Of Mu-Mu. ‘All You Need Is Love’ not only quotes but references chunks of The Fab Four, MC5, Abba and our Sam. Is this a naughty debunking of copyright or musical madness?

King Boy D “No, the naughtiness came about afterwards. We made that record out of what excited us, out of what we had lying around. When we came to getting it released, nobody would distribute it for us, not the Cartel, nobody. They didn’t want to go to prison, be sued, go to court. It wasn’t like one of your import hip-hop records with a bit of James Brown on nobody’s worried about that. We were a British group wanting it distributed by British distributors, so it was more upfront”

Theft is a form of flattery, even though the Master of the Drum Rolls may decide differently, but is there a difference between quotations and plagiarism? As befits
a classicist, burdened with the concerns of authorship, Roger Bolton (main man of Syco Systems, Fairlight’s UK distributor) tells the musicians that he samples from what he’s doing, and pays double the going rate. And will he credit them?

“I’m negotiating with Fairlight a slightly new contract that we will give to every new user; it says that if they do any sampling, they make sure they get the name of the musician and credit them every time they use the sound. It
gives the musicians more publicity, and hopefully, more work.” That’s a predictable, traditionalist response. Isn’t sampling a freedom from all that?

“The whole idea of sampling is to generate new sounds from combining old ones and manipulating them. God, I’ve stolen snare drum sounds before. But the point is, that I won’t just play them back, I’ll put my fingerprint on it somehow.”


Sample that! The entire history of recorded sound is available for restructuring, retransmission, for causing a revolt in the museum. Music has always relied for its justification on a theory of roots; it has always referred back to the past. Not for nothing does the question, rephrased and repeated, ‘Where’re you coming from?’ exist.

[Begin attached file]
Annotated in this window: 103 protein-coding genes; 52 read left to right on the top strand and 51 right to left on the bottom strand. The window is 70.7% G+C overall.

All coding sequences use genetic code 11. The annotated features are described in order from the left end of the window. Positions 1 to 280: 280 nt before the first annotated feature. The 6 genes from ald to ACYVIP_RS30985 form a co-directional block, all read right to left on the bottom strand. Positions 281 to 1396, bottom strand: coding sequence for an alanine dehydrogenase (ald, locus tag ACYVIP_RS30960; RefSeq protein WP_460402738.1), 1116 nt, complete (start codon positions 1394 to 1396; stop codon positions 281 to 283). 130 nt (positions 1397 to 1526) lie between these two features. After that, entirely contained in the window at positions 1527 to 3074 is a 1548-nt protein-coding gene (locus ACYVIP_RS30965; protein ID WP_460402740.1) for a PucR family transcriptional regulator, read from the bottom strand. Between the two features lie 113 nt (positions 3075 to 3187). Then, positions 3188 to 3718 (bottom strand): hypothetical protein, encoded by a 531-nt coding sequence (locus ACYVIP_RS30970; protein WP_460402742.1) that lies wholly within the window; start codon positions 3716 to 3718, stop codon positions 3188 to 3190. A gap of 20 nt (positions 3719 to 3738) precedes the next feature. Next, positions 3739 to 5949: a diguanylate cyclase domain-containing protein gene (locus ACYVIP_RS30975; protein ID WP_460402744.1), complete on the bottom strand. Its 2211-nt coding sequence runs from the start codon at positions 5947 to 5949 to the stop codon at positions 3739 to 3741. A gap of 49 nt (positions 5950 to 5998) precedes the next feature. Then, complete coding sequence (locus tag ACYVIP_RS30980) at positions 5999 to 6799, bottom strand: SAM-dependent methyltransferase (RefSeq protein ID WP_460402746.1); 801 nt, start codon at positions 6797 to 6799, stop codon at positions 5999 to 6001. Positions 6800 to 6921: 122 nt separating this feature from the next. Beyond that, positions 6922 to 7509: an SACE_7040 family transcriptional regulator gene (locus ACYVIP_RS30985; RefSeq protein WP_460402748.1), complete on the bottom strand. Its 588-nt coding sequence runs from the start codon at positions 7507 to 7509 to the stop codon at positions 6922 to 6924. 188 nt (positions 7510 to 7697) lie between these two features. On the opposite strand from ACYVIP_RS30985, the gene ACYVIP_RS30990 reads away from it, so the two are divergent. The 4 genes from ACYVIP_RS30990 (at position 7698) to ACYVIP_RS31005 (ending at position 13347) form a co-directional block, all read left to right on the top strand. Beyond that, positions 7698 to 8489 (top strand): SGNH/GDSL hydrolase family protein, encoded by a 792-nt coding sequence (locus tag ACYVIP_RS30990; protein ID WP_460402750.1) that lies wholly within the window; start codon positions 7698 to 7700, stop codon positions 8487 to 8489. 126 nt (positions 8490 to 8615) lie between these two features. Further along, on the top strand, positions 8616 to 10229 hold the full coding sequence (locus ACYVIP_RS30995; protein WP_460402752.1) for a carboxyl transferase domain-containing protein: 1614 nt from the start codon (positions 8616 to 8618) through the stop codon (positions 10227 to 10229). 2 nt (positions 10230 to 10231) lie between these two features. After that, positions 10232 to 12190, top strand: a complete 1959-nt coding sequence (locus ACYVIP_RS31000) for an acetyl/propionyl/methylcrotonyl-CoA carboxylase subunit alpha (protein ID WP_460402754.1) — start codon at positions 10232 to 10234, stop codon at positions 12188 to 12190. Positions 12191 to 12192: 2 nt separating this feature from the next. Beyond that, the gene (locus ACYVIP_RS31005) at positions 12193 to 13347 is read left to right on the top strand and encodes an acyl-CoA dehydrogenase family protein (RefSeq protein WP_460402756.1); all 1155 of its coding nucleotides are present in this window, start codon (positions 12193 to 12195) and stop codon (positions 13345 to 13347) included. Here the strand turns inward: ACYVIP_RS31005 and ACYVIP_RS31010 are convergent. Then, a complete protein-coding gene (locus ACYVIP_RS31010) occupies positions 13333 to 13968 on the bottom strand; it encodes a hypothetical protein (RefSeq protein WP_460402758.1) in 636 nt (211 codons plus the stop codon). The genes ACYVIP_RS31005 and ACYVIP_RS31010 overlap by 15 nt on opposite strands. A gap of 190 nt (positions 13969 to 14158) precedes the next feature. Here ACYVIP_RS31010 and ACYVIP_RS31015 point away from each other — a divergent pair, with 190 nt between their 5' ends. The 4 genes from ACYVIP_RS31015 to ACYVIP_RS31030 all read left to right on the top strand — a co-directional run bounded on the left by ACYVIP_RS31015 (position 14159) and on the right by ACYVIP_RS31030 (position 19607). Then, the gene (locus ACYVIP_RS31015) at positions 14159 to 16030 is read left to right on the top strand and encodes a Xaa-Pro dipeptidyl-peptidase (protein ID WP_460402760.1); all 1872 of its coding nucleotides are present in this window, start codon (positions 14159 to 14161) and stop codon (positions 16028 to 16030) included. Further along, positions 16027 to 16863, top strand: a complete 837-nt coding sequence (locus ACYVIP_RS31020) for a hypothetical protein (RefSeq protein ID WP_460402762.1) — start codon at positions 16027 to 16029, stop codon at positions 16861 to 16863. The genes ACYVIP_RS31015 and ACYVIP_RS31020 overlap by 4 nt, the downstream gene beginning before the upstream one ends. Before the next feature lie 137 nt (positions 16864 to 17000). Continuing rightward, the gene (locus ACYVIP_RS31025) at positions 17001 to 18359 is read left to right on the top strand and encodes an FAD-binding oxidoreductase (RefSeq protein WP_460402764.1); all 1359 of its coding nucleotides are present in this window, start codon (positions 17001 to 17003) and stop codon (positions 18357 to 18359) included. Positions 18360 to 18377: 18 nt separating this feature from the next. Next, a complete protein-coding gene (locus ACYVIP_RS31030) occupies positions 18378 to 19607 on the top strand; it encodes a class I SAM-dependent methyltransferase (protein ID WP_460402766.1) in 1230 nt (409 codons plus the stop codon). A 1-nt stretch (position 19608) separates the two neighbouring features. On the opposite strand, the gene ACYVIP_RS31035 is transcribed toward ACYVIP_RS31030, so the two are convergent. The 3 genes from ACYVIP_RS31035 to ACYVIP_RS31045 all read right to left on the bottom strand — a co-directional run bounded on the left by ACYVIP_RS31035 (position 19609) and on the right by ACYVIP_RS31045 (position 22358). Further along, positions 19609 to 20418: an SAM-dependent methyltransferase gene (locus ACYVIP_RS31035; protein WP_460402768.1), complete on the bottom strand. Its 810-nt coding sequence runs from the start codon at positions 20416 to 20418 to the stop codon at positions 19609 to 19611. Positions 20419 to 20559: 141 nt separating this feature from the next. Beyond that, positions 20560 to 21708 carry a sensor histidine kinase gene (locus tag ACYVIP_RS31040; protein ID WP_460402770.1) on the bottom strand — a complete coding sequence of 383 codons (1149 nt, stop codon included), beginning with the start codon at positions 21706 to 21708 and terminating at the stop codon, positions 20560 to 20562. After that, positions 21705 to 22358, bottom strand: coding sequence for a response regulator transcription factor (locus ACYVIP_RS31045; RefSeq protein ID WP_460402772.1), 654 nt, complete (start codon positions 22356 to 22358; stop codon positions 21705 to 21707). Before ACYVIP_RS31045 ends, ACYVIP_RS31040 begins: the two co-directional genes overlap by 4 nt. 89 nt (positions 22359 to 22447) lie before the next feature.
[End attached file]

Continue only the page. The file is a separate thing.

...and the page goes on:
The possibility of sampling is the removal of all historical reference points, the production of an ahistorical amnesia. And an infinity of new musical meanings. By severing some sound from its origins for your own sampling purposes, you’re not merely vivifying history, you’re
through collage, quotation, pastiche, bricollage remotivating fragments with these new meanings. A sampled sound becomes fraught with meaning.

King Boy D: “There’s not much of ‘Touch Me’ on ‘All You Need Is Love’, but it’s putting Sam Fox in a context. Whereas she tries to portray herself as good clean fun, part of the British way of life – happy Samantha! – we’re putting her in another context, exposing her double standards. We’ve inserted “touch me” between “shag, shag, shag” and lots of (male) deep breathing...If I was Samantha’s dad, I wouldn’t be too happy.”

Rockman Rock: “The record was loosely about AIDS; there’s no intellectual thought behind it, just a series of images.”

Stripped of its roots, all the music in the world has already been written. There’s nothing left to discover, only things to reinvent; there’s no pure, raw music, only the prepared.

Mixmaster Morris: “I often sample off records but distort it in such a way that I can never find the sample again. There’s a lot more to sampling than just name-dropping. It’s a perfectly valid technique, but I like to go a lot further and make something completely new out of samples. I use the cooking analogy: you can be a great cook without inventing new ingredients, you just mix the old ones in a new way. In the same way with music; by crossing unusual things you’ve created something original.”

Sampling means cannibalism, chewing your chosen musical morsels just as much as you want, swallowing them whole, throwing up and rearranging. Pop eats itself.